Nothing great is ever achieved alone
Whether it’s in business, sport or life, it’s tough at the top – tough to get there and even tougher to stay there. It’s here that mentorship plays a key role.
On recently claiming his third Wimbledon title, Novak Djokovic had this to say:
I’m 28, I feel good. I don’t feel old. I going to try and push my own limits and see how far I can go.”
Djokovic went on to pay special tribute to the support he had received from his coach and mentor Boris Becker, himself a three-time winner at Wimbledon.
In the tough times, Boris was there, as was the entire team – encouraging me to keep going, supporting me. That’s a unity that keeps us together and allows us to experience these beautiful moments.”
The player’s box at Wimbledon reveals how carefully the champions pick their inner circles of trust – their mentors. In Roger Federer’s box sits coach and mentor Stefan Edberg. When the going gets tough, the champions come back to the fire, not for coaching, but for mentorship.
And it showed even more this past weekend, when Roger Federer was able to reverse the Wimbledon result, in Cincinnati, with what appears to be an ad- hoc battle plan of power tennis.
Jim Rohn famously said:
You are the average of the five people you spend the most time with.
It’s no secret that the people around you can either make you or break you.
In golf it’s no different. Tiger Woods seems to be a big fan of going it alone on the road called “The School of Hard Knocks,” whereas Rory McIlroy prefers the far easier road of modeling the success of successful people.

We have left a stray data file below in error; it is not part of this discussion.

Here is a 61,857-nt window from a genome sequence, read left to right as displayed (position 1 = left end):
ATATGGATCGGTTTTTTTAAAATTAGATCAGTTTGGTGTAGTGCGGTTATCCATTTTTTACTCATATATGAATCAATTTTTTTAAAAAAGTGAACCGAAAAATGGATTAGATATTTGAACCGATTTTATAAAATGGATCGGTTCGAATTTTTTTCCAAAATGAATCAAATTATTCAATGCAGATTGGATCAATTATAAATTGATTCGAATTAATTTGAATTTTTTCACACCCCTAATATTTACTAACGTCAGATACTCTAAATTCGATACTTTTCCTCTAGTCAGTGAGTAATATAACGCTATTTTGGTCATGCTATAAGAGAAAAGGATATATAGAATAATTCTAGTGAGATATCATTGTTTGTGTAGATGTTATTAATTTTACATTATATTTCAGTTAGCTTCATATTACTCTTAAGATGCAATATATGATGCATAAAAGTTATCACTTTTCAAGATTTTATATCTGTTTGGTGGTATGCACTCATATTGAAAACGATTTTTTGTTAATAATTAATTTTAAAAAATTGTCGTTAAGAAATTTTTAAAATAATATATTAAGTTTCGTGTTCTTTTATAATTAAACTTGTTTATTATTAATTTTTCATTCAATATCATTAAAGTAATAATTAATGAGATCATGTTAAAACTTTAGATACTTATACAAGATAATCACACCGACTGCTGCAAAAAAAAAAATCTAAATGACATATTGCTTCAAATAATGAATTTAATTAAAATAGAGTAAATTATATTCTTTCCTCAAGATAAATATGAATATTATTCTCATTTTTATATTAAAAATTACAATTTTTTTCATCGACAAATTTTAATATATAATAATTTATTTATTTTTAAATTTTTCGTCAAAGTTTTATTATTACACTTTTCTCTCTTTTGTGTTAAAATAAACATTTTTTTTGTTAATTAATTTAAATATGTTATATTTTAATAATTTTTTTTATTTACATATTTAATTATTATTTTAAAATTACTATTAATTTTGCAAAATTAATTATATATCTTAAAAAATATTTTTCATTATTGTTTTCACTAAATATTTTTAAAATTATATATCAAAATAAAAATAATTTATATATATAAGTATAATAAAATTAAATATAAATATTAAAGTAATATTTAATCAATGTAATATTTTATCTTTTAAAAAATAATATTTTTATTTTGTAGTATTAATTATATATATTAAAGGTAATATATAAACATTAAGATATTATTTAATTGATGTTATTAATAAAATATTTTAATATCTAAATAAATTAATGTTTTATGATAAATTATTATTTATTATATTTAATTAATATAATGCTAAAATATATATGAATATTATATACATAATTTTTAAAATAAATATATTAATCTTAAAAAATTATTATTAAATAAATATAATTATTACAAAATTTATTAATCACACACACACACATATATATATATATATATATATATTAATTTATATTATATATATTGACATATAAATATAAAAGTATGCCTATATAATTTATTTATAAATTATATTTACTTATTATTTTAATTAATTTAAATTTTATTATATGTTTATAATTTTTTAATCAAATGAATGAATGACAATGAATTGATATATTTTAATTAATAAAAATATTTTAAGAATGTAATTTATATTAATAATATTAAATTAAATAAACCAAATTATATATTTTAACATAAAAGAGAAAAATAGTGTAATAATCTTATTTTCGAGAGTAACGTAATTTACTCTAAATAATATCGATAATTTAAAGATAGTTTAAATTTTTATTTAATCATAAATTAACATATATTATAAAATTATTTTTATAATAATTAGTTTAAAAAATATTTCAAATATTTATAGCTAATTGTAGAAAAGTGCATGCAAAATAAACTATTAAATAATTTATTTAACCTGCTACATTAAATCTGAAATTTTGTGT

It’s called taking heed of “The Great Champions “.
He’s recently forged a close mentorship bond with Jack Nicklaus, and even bought a house close to Mr. & Mrs. Nicklaus. Mentorship is an immensely powerful tool, especially when you’re the World Number One! It’s a win-win scenario for Jack too. It’s called passing the torch, as there is something special in knowing that someone great is using one’s ideas, one’s thinking, one’s wisdom – to become greater – and to go on to become genius .
Mentors are the ones who guard the fine lines of life – the fine lines between focus and obsession– between sportsmanship and gamesmanship– between attitude and arrogance – between pedestal and pit – between hungry and greedy – between winning against the odds and winning at all cost– between rut and grave – between genius and madman – between human greatness and human implosion.
Jason Day on winning the US PGA at Whistling Straits had this to say:
If I didn’t drive it as long and as straight as I did this week – there’s no chance I would have won it by hitting it just average.
The Great Champions like to push the human limits.
At heart, they’re all Mavericks, with Mentors.
Take Heed, Grow, Collaborate, Innovate, Mentor, Lead, Inspire
* For more insight, innovation and inspiration please visit www.thegameplan.co.za
Rob can be contacted at email@example.com.